Bradford Council has been left with a bill for costs after the owners of an animal rendering plant won a planning appeal against it.

Leo Group, which runs the Omega Proteins plant at Erling Works in Half Acre Road, Denholme, had requested a public appeal hearing to rule on how much involvement the Council should have in its operations on site. And it asked for the lifting of a number of conditions imposed when it was granted planning permission for a rendering plant and a filter bed in 2010.

At the two-day hearing last November, the Leo Group argued the site had been burdened with unnecessary conditions, which included the restriction of certain development rights and outside storage.

At the inquiry the Council had maintained the condition was needed to control what was built on the site “in the interests of visual amenity and to ensure sufficient space is available for the manoeuvring of vehicles in the interests of highway safety.”

But deciding the appeal, Planning Inspector Richard Clegg has removed both that condition and one banning open air lorry off-loading, as well as revising others.

Mr Clegg also ordered the Council to pay costs Omega incurred for contesting the permitted development rights condition, stating it did not produce evidence to justify it in the first place and therefore had behaved unreasonably in that instance.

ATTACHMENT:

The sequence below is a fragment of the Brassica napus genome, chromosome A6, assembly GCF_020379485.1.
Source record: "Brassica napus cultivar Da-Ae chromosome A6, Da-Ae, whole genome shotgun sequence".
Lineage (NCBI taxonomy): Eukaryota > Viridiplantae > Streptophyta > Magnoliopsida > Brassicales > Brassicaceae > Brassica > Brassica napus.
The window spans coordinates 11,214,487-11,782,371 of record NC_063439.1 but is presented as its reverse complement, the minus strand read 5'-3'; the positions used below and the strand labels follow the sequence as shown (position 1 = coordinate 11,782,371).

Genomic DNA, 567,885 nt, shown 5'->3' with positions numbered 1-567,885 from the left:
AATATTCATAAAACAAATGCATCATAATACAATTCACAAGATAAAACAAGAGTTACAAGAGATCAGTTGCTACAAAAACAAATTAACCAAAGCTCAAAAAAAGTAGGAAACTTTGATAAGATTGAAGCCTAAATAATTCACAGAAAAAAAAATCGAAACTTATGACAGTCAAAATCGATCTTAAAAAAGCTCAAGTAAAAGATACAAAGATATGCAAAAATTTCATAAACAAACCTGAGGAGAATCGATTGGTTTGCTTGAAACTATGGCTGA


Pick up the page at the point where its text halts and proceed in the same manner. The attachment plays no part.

Reacting to the decision, Brian Maguire, Leo Group property manager, said: “Bradford Council has attempted to enforce a condition which has been in place for 14 years and the Inspector has found the condition to be unreasonable. Omega Proteins has been the subject of continuous political interference, and this was another attempt, by the Council, to micro-manage the operations on site.

“Our view is supported by the Inspector who concluded that ‘the Council behaved unreasonably in respect of the substance of the case, which resulted in expenditure being incurred unnecessarily in pursuing the appeal.

“Yet again, Bradfordians are footing a bill for tens of thousands of pounds due to the Council’s unreasonable behaviour.”

Julian Jackson, the Council’s assistant director planning, transportation and highways, said: “The Council believes that the protection of the Green Belt and landscape is extremely important.

“Consequently the request by the company to remove a condition restricting the erection of plant and machinery on the Erlings Works site without obtaining the Council’s permission in the first instance, was refused at the regulatory and appeal committee in July 2013.

“The company appealed the Council’s decision and although two previous inspectors in 2002 and 2010 had attached a similar condition to their appeal decisions, the inspector in the November 2013 appeal took a different view.

“He allowed the appeal, thereby permitting the company to erect plant and machinery without the Council’s permission within the confines of its site.